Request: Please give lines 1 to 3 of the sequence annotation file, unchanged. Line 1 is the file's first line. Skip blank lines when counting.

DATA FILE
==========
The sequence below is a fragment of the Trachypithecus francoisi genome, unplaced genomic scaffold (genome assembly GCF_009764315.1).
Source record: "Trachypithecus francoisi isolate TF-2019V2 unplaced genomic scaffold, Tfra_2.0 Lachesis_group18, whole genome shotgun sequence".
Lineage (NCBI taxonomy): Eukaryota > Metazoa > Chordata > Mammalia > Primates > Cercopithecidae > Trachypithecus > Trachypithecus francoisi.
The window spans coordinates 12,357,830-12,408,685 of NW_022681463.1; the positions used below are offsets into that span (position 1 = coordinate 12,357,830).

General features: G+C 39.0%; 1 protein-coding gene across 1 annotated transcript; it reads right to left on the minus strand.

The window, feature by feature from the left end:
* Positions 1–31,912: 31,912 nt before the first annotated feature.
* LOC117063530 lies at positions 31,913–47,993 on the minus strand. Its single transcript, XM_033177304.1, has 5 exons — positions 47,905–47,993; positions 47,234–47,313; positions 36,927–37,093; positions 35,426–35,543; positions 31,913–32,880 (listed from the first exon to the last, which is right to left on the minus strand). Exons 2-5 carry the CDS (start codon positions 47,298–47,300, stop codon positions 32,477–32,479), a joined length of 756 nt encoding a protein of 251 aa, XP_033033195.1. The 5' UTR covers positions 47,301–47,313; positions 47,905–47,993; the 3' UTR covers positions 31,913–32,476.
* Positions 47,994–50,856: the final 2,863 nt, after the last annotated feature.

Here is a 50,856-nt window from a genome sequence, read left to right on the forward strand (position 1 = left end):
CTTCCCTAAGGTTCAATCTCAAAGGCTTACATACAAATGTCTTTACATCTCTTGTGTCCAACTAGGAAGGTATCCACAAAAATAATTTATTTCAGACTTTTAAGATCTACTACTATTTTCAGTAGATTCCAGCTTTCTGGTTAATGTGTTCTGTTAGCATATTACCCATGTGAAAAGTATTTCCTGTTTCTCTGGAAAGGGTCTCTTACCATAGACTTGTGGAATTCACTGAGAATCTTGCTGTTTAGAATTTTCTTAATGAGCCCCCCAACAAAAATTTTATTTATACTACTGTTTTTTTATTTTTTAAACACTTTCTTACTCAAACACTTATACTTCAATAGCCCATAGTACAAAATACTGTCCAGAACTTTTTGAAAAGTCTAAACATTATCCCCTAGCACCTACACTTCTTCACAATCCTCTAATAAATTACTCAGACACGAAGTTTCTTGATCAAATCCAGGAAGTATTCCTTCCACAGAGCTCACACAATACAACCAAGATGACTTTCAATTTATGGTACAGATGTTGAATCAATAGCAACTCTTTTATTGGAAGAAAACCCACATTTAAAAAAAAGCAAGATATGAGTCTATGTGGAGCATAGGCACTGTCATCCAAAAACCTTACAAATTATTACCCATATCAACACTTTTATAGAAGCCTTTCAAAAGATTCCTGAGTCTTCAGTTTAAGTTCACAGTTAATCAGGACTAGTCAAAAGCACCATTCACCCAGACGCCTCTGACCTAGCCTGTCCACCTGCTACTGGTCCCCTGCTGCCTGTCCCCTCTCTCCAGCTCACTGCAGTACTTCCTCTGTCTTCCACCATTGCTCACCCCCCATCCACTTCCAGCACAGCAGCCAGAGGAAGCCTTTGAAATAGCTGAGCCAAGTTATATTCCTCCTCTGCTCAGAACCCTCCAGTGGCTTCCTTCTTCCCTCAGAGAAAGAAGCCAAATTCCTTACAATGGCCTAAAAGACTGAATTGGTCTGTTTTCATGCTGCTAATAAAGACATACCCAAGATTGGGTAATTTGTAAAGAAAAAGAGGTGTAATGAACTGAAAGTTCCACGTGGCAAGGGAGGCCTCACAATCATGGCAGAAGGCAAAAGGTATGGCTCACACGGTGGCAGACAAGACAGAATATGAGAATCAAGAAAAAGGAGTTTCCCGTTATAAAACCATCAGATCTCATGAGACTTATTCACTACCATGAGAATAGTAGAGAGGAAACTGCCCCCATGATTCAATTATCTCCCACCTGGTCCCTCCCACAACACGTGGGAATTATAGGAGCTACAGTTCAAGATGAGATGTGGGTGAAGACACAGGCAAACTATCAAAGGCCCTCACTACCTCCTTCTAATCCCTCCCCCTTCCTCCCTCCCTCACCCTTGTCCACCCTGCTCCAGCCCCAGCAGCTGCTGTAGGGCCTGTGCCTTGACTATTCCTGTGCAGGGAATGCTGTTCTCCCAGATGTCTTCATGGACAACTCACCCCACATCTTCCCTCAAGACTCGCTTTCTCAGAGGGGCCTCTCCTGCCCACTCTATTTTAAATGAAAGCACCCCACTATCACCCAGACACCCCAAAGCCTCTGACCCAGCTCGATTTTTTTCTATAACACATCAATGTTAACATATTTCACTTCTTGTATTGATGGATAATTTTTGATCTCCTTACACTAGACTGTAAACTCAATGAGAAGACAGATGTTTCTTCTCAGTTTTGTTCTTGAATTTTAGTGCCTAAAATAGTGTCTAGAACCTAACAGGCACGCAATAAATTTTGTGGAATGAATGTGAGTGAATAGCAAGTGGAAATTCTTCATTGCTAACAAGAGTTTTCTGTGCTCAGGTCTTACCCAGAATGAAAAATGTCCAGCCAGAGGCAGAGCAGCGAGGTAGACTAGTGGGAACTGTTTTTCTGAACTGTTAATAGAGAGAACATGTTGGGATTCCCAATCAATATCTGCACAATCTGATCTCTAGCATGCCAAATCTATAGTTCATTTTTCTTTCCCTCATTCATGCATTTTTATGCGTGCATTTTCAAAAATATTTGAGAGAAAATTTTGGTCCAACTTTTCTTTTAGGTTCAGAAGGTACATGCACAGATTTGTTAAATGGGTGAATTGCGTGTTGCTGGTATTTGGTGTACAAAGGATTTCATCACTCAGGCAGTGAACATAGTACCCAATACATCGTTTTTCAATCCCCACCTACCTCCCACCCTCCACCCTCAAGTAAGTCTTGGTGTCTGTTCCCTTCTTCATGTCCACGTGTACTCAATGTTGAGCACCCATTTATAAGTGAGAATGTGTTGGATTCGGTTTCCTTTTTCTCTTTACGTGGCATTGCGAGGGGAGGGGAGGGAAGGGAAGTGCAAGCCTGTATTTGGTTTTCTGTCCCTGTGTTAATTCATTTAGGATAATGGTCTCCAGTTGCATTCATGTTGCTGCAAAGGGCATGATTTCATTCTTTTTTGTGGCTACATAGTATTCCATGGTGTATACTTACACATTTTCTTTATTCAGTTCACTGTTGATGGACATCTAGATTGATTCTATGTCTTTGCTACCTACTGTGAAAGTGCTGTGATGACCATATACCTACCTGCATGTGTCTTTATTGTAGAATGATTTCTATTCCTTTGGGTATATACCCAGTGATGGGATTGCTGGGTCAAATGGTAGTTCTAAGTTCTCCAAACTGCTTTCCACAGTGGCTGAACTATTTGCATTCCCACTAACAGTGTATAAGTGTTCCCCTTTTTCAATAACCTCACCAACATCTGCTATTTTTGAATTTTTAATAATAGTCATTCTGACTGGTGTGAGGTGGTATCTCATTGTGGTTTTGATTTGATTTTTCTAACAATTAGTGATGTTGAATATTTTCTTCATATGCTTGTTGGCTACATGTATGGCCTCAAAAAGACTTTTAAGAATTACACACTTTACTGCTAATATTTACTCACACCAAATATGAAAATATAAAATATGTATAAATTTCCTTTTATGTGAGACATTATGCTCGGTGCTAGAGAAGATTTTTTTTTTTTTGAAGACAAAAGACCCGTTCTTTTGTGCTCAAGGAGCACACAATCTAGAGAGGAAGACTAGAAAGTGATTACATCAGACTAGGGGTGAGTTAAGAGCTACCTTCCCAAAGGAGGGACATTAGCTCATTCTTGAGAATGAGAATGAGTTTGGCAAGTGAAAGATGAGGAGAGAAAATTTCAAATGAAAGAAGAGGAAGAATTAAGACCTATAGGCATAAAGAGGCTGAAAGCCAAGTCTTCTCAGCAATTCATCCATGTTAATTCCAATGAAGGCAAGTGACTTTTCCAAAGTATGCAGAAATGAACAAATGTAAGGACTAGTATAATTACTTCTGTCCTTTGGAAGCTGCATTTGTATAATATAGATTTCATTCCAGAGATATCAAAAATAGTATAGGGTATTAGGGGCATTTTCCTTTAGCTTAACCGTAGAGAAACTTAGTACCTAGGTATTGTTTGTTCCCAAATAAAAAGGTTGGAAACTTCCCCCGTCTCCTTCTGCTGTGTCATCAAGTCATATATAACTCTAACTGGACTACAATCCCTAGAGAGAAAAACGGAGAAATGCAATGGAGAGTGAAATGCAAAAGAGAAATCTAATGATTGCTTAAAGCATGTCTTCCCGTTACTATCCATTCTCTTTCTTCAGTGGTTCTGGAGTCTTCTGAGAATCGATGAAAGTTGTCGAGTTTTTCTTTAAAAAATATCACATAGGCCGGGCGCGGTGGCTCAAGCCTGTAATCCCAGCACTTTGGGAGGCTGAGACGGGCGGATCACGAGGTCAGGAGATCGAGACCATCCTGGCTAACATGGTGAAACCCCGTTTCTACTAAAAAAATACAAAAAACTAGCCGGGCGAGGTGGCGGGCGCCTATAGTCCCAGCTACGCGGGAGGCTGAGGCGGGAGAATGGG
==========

The sequence below is a fragment of the Trachypithecus francoisi genome, unplaced genomic scaffold (genome assembly GCF_009764315.1).
Source record: "Trachypithecus francoisi isolate TF-2019V2 unplaced genomic scaffold, Tfra_2.0 Lachesis_group18, whole genome shotgun sequence".
Lineage (NCBI taxonomy): Eukaryota > Metazoa > Chordata > Mammalia > Primates > Cercopithecidae > Trachypithecus > Trachypithecus francoisi.